Seven days over U.S. skies
Pentagon officials said the spy balloon, which was remotely maneuverable to some degree by the Chinese but still dependent on the jet stream for travel, began its controlled drift into American territory on Jan. 28, when it entered Alaskan airspace near the Aleutian Islands. It first appeared to trackers at U.S. Northern Command to be just another one of China’s probes around the edges of America’s defensive borders.
A senior administration official said China had developed a fleet of balloons to conduct surveillance operations that have been spotted over countries across five continents. They typically orbit at about 60,000 feet, and have occasionally strayed into American territory. Earlier, a senior defense official said that had happened three times during the Trump administration and once previously during the Biden administration.
Officials said the most recent balloon, equipped with solar panels to power propulsion and cameras and surveillance technology, exited U.S. territory Monday and spent the day over Canada’s Northwest Territories. But it was back over the United States Tuesday after entering through northern Idaho, much to the surprise of officials at Northern Command as well as at the Pentagon.
Gen. Mark Milley, chair of the Joint Chiefs of Staff, alerted Biden.
Secretary of Defense Lloyd Austin, in the Philippines at the time, called a meeting Wednesday of senior military and defense officials to review military options, per Biden’s order. Milley and Austin advised against shooting down the balloon while it was over land.
They also did not alert the public, as officials at the Pentagon, the White House, the State Department, along with the intelligence agencies, discussed what to do. Blinken’s trip to China was scheduled to begin in days, and the administration had decisions to make.
But the balloon was hard to hide. By Wednesday afternoon there were eyewitness reports out of Montana and a ground stop at the airport in Billings. At around the same time, Gen. Glen VanHerck, the commander of Northern Command, abruptly canceled a lunch with reporters only 45 minutes before it was to start, arousing suspicions.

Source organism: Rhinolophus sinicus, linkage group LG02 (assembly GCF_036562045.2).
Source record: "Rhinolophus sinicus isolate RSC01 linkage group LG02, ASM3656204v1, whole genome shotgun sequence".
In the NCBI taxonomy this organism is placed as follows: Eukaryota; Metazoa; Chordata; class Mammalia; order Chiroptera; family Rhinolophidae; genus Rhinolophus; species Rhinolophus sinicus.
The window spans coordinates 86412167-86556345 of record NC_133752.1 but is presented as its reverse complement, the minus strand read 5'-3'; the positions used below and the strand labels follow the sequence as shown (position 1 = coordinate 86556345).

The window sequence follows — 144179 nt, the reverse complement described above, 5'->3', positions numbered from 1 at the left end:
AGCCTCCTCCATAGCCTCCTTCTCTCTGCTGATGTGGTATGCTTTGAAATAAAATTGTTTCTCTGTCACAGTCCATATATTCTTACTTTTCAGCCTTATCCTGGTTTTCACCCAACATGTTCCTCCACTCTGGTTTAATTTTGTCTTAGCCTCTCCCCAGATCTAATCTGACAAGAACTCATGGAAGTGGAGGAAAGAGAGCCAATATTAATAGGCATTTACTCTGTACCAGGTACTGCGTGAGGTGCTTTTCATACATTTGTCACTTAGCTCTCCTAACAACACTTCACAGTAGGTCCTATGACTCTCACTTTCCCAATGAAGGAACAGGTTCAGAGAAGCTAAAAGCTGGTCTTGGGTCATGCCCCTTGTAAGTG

By Thursday afternoon, Courtney Kube of NBC had reported that the military was monitoring a suspected Chinese surveillance balloon over Montana. A short time later, the Pentagon held a news conference confirming that report.
Biden administration officials said they had planned to notify the public regardless. “We acted to notify the public as quickly as possible as to the facts regarding the balloon,” said Brig. Gen. Pat Ryder, the Pentagon press secretary.
Some Republicans began criticizing the president for not ordering that the balloon be shot down immediately. Then they turned on Blinken for not canceling his trip.
At a meeting Thursday evening, Blinken, Austin, Milley and Jake Sullivan, the national security adviser, decided that the trip did not make sense, officials said. On Friday morning, Biden affirmed their decision.
The Chinese foreign ministry tried to salvage the situation by issuing its statement expressing regret and asserting that the balloon was an off-course civilian machine. Blinken called Wang to tell him the trip was off and admonish his government over what the U.S. secretary called an “irresponsible act.”
By that day, the balloon was over Kansas and heading, helped in part by the jet stream, to the Eastern Seaboard. Pentagon officials were able to gauge its projected path and made plans to shoot it down once it reached the Atlantic. Officials wanted to do it while it was still technically in U.S. airspace.